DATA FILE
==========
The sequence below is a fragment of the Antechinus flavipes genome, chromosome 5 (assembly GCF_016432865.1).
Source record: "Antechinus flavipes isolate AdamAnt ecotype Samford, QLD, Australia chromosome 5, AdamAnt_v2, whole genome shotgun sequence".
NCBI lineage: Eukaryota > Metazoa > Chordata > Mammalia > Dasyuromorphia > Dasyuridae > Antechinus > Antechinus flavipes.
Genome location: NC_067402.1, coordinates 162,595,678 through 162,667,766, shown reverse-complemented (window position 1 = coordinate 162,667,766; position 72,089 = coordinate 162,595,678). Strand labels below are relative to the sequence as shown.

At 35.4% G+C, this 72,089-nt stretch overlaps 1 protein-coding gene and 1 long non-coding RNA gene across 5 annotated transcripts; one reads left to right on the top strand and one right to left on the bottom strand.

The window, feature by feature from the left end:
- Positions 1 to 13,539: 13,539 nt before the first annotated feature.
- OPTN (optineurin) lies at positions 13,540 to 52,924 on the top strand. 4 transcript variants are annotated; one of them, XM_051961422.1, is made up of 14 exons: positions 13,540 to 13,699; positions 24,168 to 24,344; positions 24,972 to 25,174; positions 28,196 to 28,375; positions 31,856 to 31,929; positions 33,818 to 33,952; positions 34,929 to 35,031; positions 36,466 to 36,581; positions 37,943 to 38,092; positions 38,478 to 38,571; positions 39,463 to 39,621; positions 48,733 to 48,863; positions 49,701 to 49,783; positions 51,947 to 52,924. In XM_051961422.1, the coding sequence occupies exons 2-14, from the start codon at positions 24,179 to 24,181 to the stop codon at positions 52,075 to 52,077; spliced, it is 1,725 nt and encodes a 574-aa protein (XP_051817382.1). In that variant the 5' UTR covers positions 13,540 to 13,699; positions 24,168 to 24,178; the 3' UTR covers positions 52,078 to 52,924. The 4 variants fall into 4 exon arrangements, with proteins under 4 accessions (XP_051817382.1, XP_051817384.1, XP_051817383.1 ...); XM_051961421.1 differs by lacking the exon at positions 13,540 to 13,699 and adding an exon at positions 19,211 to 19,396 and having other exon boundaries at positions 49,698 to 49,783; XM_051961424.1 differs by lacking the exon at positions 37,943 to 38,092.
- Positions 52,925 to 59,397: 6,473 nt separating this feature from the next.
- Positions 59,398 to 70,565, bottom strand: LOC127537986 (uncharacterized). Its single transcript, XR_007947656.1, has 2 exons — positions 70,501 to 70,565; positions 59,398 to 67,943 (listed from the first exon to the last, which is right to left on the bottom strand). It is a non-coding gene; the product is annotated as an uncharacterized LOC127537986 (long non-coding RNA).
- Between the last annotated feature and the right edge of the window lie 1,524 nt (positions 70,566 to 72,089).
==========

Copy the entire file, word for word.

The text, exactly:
The sequence below is a fragment of the Antechinus flavipes genome, chromosome 5 (assembly GCF_016432865.1).
Source record: "Antechinus flavipes isolate AdamAnt ecotype Samford, QLD, Australia chromosome 5, AdamAnt_v2, whole genome shotgun sequence".
NCBI lineage: Eukaryota > Metazoa > Chordata > Mammalia > Dasyuromorphia > Dasyuridae > Antechinus > Antechinus flavipes.
Genome location: NC_067402.1, coordinates 162,595,678 through 162,667,766, shown reverse-complemented (window position 1 = coordinate 162,667,766; position 72,089 = coordinate 162,595,678). Strand labels below are relative to the sequence as shown.

At 35.4% G+C, this 72,089-nt stretch overlaps 1 protein-coding gene and 1 long non-coding RNA gene across 5 annotated transcripts; one reads left to right on the top strand and one right to left on the bottom strand.

The window, feature by feature from the left end:
- Positions 1 to 13,539: 13,539 nt before the first annotated feature.
- OPTN (optineurin) lies at positions 13,540 to 52,924 on the top strand. 4 transcript variants are annotated; one of them, XM_051961422.1, is made up of 14 exons: positions 13,540 to 13,699; positions 24,168 to 24,344; positions 24,972 to 25,174; positions 28,196 to 28,375; positions 31,856 to 31,929; positions 33,818 to 33,952; positions 34,929 to 35,031; positions 36,466 to 36,581; positions 37,943 to 38,092; positions 38,478 to 38,571; positions 39,463 to 39,621; positions 48,733 to 48,863; positions 49,701 to 49,783; positions 51,947 to 52,924. In XM_051961422.1, the coding sequence occupies exons 2-14, from the start codon at positions 24,179 to 24,181 to the stop codon at positions 52,075 to 52,077; spliced, it is 1,725 nt and encodes a 574-aa protein (XP_051817382.1). In that variant the 5' UTR covers positions 13,540 to 13,699; positions 24,168 to 24,178; the 3' UTR covers positions 52,078 to 52,924. The 4 variants fall into 4 exon arrangements, with proteins under 4 accessions (XP_051817382.1, XP_051817384.1, XP_051817383.1 ...); XM_051961421.1 differs by lacking the exon at positions 13,540 to 13,699 and adding an exon at positions 19,211 to 19,396 and having other exon boundaries at positions 49,698 to 49,783; XM_051961424.1 differs by lacking the exon at positions 37,943 to 38,092.
- Positions 52,925 to 59,397: 6,473 nt separating this feature from the next.
- Positions 59,398 to 70,565, bottom strand: LOC127537986 (uncharacterized). Its single transcript, XR_007947656.1, has 2 exons — positions 70,501 to 70,565; positions 59,398 to 67,943 (listed from the first exon to the last, which is right to left on the bottom strand). It is a non-coding gene; the product is annotated as an uncharacterized LOC127537986 (long non-coding RNA).
- Between the last annotated feature and the right edge of the window lie 1,524 nt (positions 70,566 to 72,089).